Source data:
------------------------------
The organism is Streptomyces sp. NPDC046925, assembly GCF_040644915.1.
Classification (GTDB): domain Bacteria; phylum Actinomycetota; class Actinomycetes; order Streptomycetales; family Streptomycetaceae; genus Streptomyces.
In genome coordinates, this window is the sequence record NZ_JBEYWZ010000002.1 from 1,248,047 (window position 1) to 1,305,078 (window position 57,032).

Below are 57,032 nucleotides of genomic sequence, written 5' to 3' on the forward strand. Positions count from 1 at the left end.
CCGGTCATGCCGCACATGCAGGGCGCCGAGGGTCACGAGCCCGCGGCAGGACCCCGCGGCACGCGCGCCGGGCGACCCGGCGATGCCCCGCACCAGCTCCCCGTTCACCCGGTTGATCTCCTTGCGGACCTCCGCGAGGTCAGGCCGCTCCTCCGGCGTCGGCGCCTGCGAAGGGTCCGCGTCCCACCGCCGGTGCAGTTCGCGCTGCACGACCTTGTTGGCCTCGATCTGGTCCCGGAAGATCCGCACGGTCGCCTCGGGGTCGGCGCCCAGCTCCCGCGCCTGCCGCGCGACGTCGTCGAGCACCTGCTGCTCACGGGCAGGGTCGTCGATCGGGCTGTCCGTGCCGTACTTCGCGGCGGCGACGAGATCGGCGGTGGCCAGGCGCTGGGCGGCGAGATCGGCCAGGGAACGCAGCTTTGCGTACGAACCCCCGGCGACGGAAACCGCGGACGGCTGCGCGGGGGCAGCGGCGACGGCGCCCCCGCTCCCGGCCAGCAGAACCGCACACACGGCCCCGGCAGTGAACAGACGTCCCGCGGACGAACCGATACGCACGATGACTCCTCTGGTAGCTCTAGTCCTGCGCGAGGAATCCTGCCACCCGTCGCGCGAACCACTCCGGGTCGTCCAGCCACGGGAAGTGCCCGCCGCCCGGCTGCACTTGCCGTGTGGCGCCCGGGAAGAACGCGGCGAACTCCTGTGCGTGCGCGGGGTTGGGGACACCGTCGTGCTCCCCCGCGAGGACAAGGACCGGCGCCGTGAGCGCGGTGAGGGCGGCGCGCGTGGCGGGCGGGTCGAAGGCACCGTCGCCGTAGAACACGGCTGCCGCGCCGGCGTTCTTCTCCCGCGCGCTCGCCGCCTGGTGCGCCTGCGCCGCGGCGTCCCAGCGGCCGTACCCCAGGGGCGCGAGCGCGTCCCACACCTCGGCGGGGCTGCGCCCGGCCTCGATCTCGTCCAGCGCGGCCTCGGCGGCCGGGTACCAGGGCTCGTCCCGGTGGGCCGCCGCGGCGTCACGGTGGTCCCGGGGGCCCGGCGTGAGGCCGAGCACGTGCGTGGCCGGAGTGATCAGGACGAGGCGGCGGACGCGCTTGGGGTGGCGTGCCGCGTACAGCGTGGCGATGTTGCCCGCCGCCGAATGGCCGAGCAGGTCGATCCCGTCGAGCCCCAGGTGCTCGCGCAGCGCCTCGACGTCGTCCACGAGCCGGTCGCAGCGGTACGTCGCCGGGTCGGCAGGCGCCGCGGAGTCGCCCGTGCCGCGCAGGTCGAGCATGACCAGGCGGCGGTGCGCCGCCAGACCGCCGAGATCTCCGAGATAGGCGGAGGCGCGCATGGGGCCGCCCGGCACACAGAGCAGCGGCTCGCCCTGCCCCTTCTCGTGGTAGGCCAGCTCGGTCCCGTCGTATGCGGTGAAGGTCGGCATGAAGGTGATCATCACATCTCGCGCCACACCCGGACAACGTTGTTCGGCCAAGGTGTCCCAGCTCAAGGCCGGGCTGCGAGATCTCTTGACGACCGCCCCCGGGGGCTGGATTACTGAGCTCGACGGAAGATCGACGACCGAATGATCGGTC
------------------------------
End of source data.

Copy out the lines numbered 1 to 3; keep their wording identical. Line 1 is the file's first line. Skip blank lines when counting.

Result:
The organism is Streptomyces sp. NPDC046925, assembly GCF_040644915.1.
Classification (GTDB): domain Bacteria; phylum Actinomycetota; class Actinomycetes; order Streptomycetales; family Streptomycetaceae; genus Streptomyces.
In genome coordinates, this window is the sequence record NZ_JBEYWZ010000002.1 from 1,248,047 (window position 1) to 1,305,078 (window position 57,032).